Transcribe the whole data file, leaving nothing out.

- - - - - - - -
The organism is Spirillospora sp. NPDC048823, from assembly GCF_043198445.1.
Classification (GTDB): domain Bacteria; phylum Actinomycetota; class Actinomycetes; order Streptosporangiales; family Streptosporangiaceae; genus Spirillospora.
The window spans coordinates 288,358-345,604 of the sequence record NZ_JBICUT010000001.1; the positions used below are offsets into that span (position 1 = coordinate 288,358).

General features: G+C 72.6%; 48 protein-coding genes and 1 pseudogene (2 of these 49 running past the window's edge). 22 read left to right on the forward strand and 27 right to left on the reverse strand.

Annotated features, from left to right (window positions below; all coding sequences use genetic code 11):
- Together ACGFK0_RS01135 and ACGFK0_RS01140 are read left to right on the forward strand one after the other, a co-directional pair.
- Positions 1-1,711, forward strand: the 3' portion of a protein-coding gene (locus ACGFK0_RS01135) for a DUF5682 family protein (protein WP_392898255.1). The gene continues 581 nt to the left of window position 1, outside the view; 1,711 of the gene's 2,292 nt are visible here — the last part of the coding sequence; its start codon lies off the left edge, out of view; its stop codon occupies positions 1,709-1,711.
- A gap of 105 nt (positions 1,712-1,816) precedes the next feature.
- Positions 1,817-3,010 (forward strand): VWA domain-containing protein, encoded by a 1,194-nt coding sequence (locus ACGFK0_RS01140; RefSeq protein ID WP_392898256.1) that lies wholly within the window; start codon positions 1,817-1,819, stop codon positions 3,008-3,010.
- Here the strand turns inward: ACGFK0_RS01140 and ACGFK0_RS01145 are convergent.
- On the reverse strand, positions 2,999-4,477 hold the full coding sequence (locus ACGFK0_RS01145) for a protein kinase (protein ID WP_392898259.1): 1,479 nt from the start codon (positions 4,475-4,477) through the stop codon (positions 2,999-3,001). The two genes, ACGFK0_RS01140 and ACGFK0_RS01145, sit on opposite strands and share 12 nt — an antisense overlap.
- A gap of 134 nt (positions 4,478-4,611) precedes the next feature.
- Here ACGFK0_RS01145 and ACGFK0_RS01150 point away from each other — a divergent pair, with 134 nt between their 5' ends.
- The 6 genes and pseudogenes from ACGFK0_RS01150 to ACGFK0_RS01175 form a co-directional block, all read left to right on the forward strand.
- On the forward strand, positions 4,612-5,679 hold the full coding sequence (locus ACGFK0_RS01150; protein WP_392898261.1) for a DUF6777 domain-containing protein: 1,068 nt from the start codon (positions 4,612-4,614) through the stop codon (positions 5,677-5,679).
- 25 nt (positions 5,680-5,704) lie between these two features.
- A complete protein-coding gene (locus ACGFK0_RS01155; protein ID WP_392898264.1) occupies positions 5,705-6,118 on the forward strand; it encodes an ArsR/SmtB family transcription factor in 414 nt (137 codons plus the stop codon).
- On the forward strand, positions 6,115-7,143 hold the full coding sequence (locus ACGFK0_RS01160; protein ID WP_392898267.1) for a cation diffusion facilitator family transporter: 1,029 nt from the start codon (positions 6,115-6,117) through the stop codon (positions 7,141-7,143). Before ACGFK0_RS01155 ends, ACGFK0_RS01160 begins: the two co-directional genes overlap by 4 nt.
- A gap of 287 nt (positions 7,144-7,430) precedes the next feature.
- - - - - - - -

The organism is Spirillospora sp. NPDC048823, from assembly GCF_043198445.1.
Classification (GTDB): domain Bacteria; phylum Actinomycetota; class Actinomycetes; order Streptosporangiales; family Streptosporangiaceae; genus Spirillospora.
The window spans coordinates 288,358-345,604 of the sequence record NZ_JBICUT010000001.1; the positions used below are offsets into that span (position 1 = coordinate 288,358).

General features: G+C 72.6%; 48 protein-coding genes and 1 pseudogene (2 of these 49 running past the window's edge). 22 read left to right on the forward strand and 27 right to left on the reverse strand.

Annotated features, from left to right (window positions below; all coding sequences use genetic code 11):
- Together ACGFK0_RS01135 and ACGFK0_RS01140 are read left to right on the forward strand one after the other, a co-directional pair.
- Positions 1-1,711, forward strand: the 3' portion of a protein-coding gene (locus ACGFK0_RS01135) for a DUF5682 family protein (protein WP_392898255.1). The gene continues 581 nt to the left of window position 1, outside the view; 1,711 of the gene's 2,292 nt are visible here — the last part of the coding sequence; its start codon lies off the left edge, out of view; its stop codon occupies positions 1,709-1,711.
- A gap of 105 nt (positions 1,712-1,816) precedes the next feature.
- Positions 1,817-3,010 (forward strand): VWA domain-containing protein, encoded by a 1,194-nt coding sequence (locus ACGFK0_RS01140; RefSeq protein ID WP_392898256.1) that lies wholly within the window; start codon positions 1,817-1,819, stop codon positions 3,008-3,010.
- Here the strand turns inward: ACGFK0_RS01140 and ACGFK0_RS01145 are convergent.
- On the reverse strand, positions 2,999-4,477 hold the full coding sequence (locus ACGFK0_RS01145) for a protein kinase (protein ID WP_392898259.1): 1,479 nt from the start codon (positions 4,475-4,477) through the stop codon (positions 2,999-3,001). The two genes, ACGFK0_RS01140 and ACGFK0_RS01145, sit on opposite strands and share 12 nt — an antisense overlap.
- A gap of 134 nt (positions 4,478-4,611) precedes the next feature.
- Here ACGFK0_RS01145 and ACGFK0_RS01150 point away from each other — a divergent pair, with 134 nt between their 5' ends.
- The 6 genes and pseudogenes from ACGFK0_RS01150 to ACGFK0_RS01175 form a co-directional block, all read left to right on the forward strand.
- On the forward strand, positions 4,612-5,679 hold the full coding sequence (locus ACGFK0_RS01150; protein WP_392898261.1) for a DUF6777 domain-containing protein: 1,068 nt from the start codon (positions 4,612-4,614) through the stop codon (positions 5,677-5,679).
- 25 nt (positions 5,680-5,704) lie between these two features.
- A complete protein-coding gene (locus ACGFK0_RS01155; protein ID WP_392898264.1) occupies positions 5,705-6,118 on the forward strand; it encodes an ArsR/SmtB family transcription factor in 414 nt (137 codons plus the stop codon).
- On the forward strand, positions 6,115-7,143 hold the full coding sequence (locus ACGFK0_RS01160; protein ID WP_392898267.1) for a cation diffusion facilitator family transporter: 1,029 nt from the start codon (positions 6,115-6,117) through the stop codon (positions 7,141-7,143). Before ACGFK0_RS01155 ends, ACGFK0_RS01160 begins: the two co-directional genes overlap by 4 nt.
- A gap of 287 nt (positions 7,144-7,430) precedes the next feature.